BY MEGHAN BROOKS
What Harvard football fans are missing.
The eldest of my brothers began college last week, arriving at Boston College an excited freshman as my mother, two aunts, and numerous cousins and other family of uncertain relation had before him. In a rush of nostalgia, my mother engineered a family trip to last Friday’s game against Wake Forest. With the powerful guilt that even lapsed Catholic mothers deploy, she convinced me to abandon my first weekend night of the semester to sit in the frigid air of Alumni Stadium between my thirteen-year-old brother and fifteen-year-old cousin. While my brother, the freshman, would of course have little to do with us (what’s worse than your entire family coming to visit your first college weekend?), just being there had me excited for him.
If you’re not from Boston, you probably don’t quite realize what BC football games entail. While BC may not have the fiercely loyal fan base of Ole Miss or Michigan, pretty much every Boston Catholic family has someone who wore maroon and gold, and since 1998, the gold “Superfan” shirt that is the de facto uniform of the student section. Students arrive in droves from the pre-games and tailgates in the stadium-side senior “mods” and at Shea Field, while their families and area alumni tailgate at Shea with them or park a mile away at the Star Market on Route 9 and trek through beautiful Chestnut Hill neighborhoods to the stadium lights. The bleachers are full — there are season ticket holders, double BC-couples in matching 2006 Superfan shirts, college buddies catching up thirty years out, and families like mine with a first or fifth member a student in the stands. Outside of the stadium, Doug Flutie ’84 is still a local legend despite relatively weak NFL performance, and the BC sweatshirt is a crucial and perennial component of the “cool” suburban middle schooler’s wardrobe.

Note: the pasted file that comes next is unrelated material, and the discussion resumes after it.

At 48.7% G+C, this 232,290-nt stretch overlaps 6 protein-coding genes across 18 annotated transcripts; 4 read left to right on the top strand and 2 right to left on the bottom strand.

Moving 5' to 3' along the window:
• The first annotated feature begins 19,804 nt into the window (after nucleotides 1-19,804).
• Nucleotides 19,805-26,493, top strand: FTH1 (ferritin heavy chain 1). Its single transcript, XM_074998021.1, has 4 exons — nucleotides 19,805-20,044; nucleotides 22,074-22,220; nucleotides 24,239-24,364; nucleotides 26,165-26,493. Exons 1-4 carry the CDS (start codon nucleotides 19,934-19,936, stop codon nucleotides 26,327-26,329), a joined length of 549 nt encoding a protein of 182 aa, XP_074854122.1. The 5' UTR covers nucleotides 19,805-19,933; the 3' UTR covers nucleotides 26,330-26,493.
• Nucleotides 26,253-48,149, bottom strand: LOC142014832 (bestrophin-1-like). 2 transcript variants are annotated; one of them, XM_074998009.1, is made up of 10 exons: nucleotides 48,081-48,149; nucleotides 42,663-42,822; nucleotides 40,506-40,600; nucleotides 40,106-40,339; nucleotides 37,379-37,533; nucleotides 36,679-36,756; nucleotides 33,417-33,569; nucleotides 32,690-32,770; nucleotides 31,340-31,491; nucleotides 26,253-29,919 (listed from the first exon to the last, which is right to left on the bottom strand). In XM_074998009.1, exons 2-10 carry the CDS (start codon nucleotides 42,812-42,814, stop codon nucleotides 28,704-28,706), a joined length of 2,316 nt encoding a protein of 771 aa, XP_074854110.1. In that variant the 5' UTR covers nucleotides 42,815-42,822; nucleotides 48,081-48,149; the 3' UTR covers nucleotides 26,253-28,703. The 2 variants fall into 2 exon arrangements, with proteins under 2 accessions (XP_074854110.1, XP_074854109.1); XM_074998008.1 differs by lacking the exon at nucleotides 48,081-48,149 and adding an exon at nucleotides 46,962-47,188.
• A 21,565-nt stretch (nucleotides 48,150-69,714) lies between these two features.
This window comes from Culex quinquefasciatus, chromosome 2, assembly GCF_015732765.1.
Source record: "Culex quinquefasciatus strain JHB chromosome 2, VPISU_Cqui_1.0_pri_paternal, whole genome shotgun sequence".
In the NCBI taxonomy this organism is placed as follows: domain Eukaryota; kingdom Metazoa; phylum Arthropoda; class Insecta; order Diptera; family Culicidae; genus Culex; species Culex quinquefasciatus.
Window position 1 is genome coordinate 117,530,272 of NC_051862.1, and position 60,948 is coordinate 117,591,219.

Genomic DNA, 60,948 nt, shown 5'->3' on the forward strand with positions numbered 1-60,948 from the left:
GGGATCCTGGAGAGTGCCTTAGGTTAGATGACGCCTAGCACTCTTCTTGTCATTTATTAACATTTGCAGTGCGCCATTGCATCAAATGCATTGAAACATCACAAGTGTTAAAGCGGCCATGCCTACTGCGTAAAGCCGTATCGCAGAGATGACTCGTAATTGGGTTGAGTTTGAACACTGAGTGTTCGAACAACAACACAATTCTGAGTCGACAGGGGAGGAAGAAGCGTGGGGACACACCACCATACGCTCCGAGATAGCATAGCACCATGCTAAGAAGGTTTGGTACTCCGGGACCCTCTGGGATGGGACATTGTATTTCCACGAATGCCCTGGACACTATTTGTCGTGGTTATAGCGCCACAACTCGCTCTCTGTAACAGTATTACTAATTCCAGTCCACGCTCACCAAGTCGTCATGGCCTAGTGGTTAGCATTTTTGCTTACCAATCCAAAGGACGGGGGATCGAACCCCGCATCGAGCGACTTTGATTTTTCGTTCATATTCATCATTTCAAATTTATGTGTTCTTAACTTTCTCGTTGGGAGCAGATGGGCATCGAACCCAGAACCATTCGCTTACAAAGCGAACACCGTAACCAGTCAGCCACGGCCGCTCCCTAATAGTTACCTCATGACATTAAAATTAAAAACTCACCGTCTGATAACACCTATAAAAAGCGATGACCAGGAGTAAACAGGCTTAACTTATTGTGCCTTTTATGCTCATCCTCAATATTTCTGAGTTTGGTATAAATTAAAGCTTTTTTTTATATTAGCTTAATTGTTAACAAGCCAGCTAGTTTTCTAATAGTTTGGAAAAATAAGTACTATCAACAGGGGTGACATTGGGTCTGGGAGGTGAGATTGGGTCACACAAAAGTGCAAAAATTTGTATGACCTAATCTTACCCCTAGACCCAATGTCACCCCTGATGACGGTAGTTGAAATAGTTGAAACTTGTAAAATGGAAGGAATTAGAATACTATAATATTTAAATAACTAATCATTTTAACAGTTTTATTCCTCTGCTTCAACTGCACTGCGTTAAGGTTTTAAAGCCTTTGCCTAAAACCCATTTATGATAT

It’s the student section, however, that make BC football games worth going to, especially for the college football fan stuck at apathetic Harvard. Not everyone goes to BC games, certainly, but the back right corner of the stadium is always a sea of chanting, cheering solid gold. At Boston College, football is a “thing,” a viable and reliable social option on a Friday night or Saturday afternoon. BC students put on their shirts, grab their friends and roommates, and make the trek. Unless you’re in the marching band or an actual member of the football or cheerleading teams, at Harvard, football isn’t anything at all. No one knows when the games are, much less whom the Crimson is playing. Apart from The Game (and I will argue that our storied rivalry is better overall than BC’s spat with Notre Dame), Harvard football is little more than an excuse for our alumni fan base to entertain their clients, their kids, and each other. Watching them, you get the sense that the game is the setting rather than the attraction. Their cheers are softer, their focus less intense — passion and devotion are less apparent.
One of my first weekends as a freshman, my roommates and I put on our brand-new Harvard sweatshirts and marched across the river to watch the Crimson beat Brown on a beautiful, sunny fall day. I had known that football at Harvard wasn’t a “thing”, but I still remember feeling almost hurt sitting in the mostly empty concrete stands, realizing that I would never have what my aunt had when Matt Ryan of the Atlanta Falcons was BC’s star quarterback in the mid-2000s, or what my mom had in 1987 when she met my dad at a BC-Army football game. Seeing my brother’s Facebook pictures, taken from the center of the student section last Friday night, I was both jealous of and wistful for a Superfandom that was never mine to begin with.
I guess I’ll just have to wait for basketball season.
Meghan Brooks ’14 ([email protected]) tells herself that she’s at Harvard for “things” other than football.